I have learned some hard lessons this summer as it has been difficult to deal with health issues that cropped up for me. This year’s triathlon season has been more pondering and reflection than training and racing. My goal going into the year was to race 12 to 18 events. I managed 3! How could this happen? I find myself wondering.
Going back to last year I took a 1 month break after Treasure Island’s Triathlon in November. I then began my winter base training in earnest. It couldn’t have gone much better. I was feeling stronger in all three disciplines and had eluded any sickness or down-time in my training. It continued like that for me well into my build-up phase and some early Spring races in April where I was hitting lots of PR’s. This is where I made a critical mistake. With 3 weeks until my first big race of the year, I had an intense sore throat. For the first time in 4.5 months I missed a day of training! At the time it seemed like the end of the world with some important speed training coming up for my first race. I felt ‘better’ 4 days later and proceeded with the scheduled track workout. I was battling hard and ascending sets rather than getting faster because I was exhausted. That decision may have been the major culprit that set me in a downward spiral the rest of the summer!
In large part due to that hard track workout, I was very sick the next day and remained in poor shape for another 2 weeks! Arrrgh! Not only did I feel bad but it was stressful to not be outside exercising with a big race fast approaching. My symptoms were finally gone 7 days before a cross-country trip and race at St. Petersburg’s St. Anthony’s Triathlon. With a bad performance, I was upset and angry. In the past I have been able to rebound with a good performance through motivated, determined, and hard training. A week off would have been good for me. Instead, my wife and I were going to France & Corsica for 3 weeks of vacation. Perfect, right?, vacation translates to Training Camp!, for most triathletes. I was possessed in my training, never missing a day, and getting hours of un-work-interrupted training in. I relished the chance to train like a real pro and maintained a training week of 18 to 20 hours, which is 2 to 4 more hours than I can do while working back home.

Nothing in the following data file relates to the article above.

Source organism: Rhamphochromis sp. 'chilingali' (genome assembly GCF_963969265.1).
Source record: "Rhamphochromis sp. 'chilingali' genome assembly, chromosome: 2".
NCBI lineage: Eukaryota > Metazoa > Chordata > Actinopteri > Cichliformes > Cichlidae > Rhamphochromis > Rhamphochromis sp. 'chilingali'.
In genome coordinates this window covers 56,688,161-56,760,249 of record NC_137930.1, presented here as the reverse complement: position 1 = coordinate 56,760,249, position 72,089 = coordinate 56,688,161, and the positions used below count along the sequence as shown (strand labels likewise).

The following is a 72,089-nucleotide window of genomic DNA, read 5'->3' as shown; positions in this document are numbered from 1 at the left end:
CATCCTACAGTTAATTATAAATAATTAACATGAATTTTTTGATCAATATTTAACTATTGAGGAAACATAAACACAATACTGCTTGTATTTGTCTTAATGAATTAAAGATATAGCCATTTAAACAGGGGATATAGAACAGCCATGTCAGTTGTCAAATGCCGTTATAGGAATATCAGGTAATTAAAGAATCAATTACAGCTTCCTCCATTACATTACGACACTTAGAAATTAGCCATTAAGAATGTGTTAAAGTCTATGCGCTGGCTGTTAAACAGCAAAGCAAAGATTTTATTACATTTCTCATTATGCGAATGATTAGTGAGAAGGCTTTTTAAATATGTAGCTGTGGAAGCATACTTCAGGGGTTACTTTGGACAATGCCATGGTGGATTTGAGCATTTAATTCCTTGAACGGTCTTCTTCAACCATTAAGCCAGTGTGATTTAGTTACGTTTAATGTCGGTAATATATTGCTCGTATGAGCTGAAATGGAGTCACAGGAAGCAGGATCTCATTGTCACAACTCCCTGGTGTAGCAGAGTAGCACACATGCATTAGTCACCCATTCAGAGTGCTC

Then came the return trip, through land, sea, and air for the next 3 days; my wife and I along with my mother-in-law and 2 year old niece traveled back to the U.S. In hind-sight, those travel days took as much out of me as those 20 hour training weeks. But I almost looked at them as rest days, because I had no real exercise and there were only 13 days until my next race, Escape from Alcatraz. Again, 5 to 10 days would have been golden for my body. However, feeling the need to prepare for the Escape Tri, I rushed back into intense training. That’s when I had my 2nd sore throat of the year, just 7 days before the race. I ignored it as best I could, and went to the race up-beat and knowing that I had some good training to get me through some minor obstacles. Although I enjoyed this race because it is so awesome, I had a miserable performance. All 3 disciplines were well off what I could do on even a moderate training day.
Looking back, I could have salvaged my season here by taking a much needed break and I even planned on taking a week off. I came back to work the next day and took a day off — kudos to me. The next day, I was back training! Ooops! So much for some rest. Only 9 days later after doing less than stellar on a group ride, I hit the wall. I felt overly tired and was not recovering well plus I had a minor sore throat. I was then forced to take 12 days off and did nothing but gain 13 pounds!